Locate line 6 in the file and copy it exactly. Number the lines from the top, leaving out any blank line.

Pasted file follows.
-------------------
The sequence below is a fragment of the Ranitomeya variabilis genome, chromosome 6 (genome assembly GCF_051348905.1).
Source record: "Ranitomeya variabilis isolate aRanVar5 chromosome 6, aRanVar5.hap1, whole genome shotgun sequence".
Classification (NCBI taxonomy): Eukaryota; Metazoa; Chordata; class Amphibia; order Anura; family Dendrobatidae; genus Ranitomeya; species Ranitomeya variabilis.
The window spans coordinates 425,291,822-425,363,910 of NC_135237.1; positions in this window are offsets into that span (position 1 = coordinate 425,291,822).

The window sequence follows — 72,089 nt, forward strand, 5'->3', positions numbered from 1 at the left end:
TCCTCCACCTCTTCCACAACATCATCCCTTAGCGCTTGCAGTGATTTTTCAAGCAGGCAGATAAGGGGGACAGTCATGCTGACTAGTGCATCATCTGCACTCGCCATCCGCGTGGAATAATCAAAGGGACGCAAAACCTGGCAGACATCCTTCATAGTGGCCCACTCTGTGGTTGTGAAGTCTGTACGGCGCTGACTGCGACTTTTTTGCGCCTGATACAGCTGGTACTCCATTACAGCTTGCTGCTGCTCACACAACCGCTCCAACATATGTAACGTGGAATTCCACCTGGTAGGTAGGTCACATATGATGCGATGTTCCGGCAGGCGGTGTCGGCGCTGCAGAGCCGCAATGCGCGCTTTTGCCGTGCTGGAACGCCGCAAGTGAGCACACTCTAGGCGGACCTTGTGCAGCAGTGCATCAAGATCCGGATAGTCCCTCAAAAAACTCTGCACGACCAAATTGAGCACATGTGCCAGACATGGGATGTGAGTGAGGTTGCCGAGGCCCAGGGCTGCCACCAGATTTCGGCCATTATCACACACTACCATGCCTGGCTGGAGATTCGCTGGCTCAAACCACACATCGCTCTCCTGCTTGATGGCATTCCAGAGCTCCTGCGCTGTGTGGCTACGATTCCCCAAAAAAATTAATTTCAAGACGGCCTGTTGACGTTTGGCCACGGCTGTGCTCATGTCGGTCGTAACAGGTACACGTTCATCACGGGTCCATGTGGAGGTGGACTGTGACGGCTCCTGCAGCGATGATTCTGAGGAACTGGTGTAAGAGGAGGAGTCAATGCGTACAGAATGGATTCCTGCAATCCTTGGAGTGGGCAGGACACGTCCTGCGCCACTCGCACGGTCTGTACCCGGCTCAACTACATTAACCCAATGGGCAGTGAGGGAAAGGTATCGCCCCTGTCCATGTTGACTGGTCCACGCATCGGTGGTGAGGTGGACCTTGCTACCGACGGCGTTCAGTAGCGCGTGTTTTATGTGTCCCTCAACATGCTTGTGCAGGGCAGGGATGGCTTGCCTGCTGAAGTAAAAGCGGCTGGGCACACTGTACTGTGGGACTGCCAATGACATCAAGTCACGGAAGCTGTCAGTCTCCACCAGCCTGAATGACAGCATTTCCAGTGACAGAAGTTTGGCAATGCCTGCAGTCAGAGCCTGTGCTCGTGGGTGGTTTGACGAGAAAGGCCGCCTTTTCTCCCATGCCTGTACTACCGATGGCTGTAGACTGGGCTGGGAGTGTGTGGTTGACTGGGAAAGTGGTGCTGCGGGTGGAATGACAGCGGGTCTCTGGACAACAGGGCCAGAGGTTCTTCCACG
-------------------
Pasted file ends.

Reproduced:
TCCTCCACCTCTTCCACAACATCATCCCTTAGCGCTTGCAGTGATTTTTCAAGCAGGCAGATAAGGGGGACAGTCATGCTGACTAGTGCATCATCTGCACTCGCCATCCGCGTGGAATAATCAAAGGGACGCAAAACCTGGCAGACATCCTTCATAGTGGCCCACTCTGTGGTTGTGAAGTCTGTACGGCGCTGACTGCGACTTTTTTGCGCCTGATACAGCTGGTACTCCATTACAGCTTGCTGCTGCTCACACAACCGCTCCAACATATGTAACGTGGAATTCCACCTGGTAGGTAGGTCACATATGATGCGATGTTCCGGCAGGCGGTGTCGGCGCTGCAGAGCCGCAATGCGCGCTTTTGCCGTGCTGGAACGCCGCAAGTGAGCACACTCTAGGCGGACCTTGTGCAGCAGTGCATCAAGATCCGGATAGTCCCTCAAAAAACTCTGCACGACCAAATTGAGCACATGTGCCAGACATGGGATGTGAGTGAGGTTGCCGAGGCCCAGGGCTGCCACCAGATTTCGGCCATTATCACACACTACCATGCCTGGCTGGAGATTCGCTGGCTCAAACCACACATCGCTCTCCTGCTTGATGGCATTCCAGAGCTCCTGCGCTGTGTGGCTACGATTCCCCAAAAAAATTAATTTCAAGACGGCCTGTTGACGTTTGGCCACGGCTGTGCTCATGTCGGTCGTAACAGGTACACGTTCATCACGGGTCCATGTGGAGGTGGACTGTGACGGCTCCTGCAGCGATGATTCTGAGGAACTGGTGTAAGAGGAGGAGTCAATGCGTACAGAATGGATTCCTGCAATCCTTGGAGTGGGCAGGACACGTCCTGCGCCACTCGCACGGTCTGTACCCGGCTCAACTACATTAACCCAATGGGCAGTGAGGGAAAGGTATCGCCCCTGTCCATGTTGACTGGTCCACGCATCGGTGGTGAGGTGGACCTTGCTACCGACGGCGTTCAGTAGCGCGTGTTTTATGTGTCCCTCAACATGCTTGTGCAGGGCAGGGATGGCTTGCCTGCTGAAGTAAAAGCGGCTGGGCACACTGTACTGTGGGACTGCCAATGACATCAAGTCACGGAAGCTGTCAGTCTCCACCAGCCTGAATGACAGCATTTCCAGTGACAGAAGTTTGGCAATGCCTGCAGTCAGAGCCTGTGCTCGTGGGTGGTTTGACGAGAAAGGCCGCCTTTTCTCCCATGCCTGTACTACCGATGGCTGTAGACTGGGCTGGGAGTGTGTGGTTGACTGGGAAAGTGGTGCTGCGGGTGGAATGACAGCGGGTCTCTGGACAACAGGGCCAGAGGTTCTTCCACG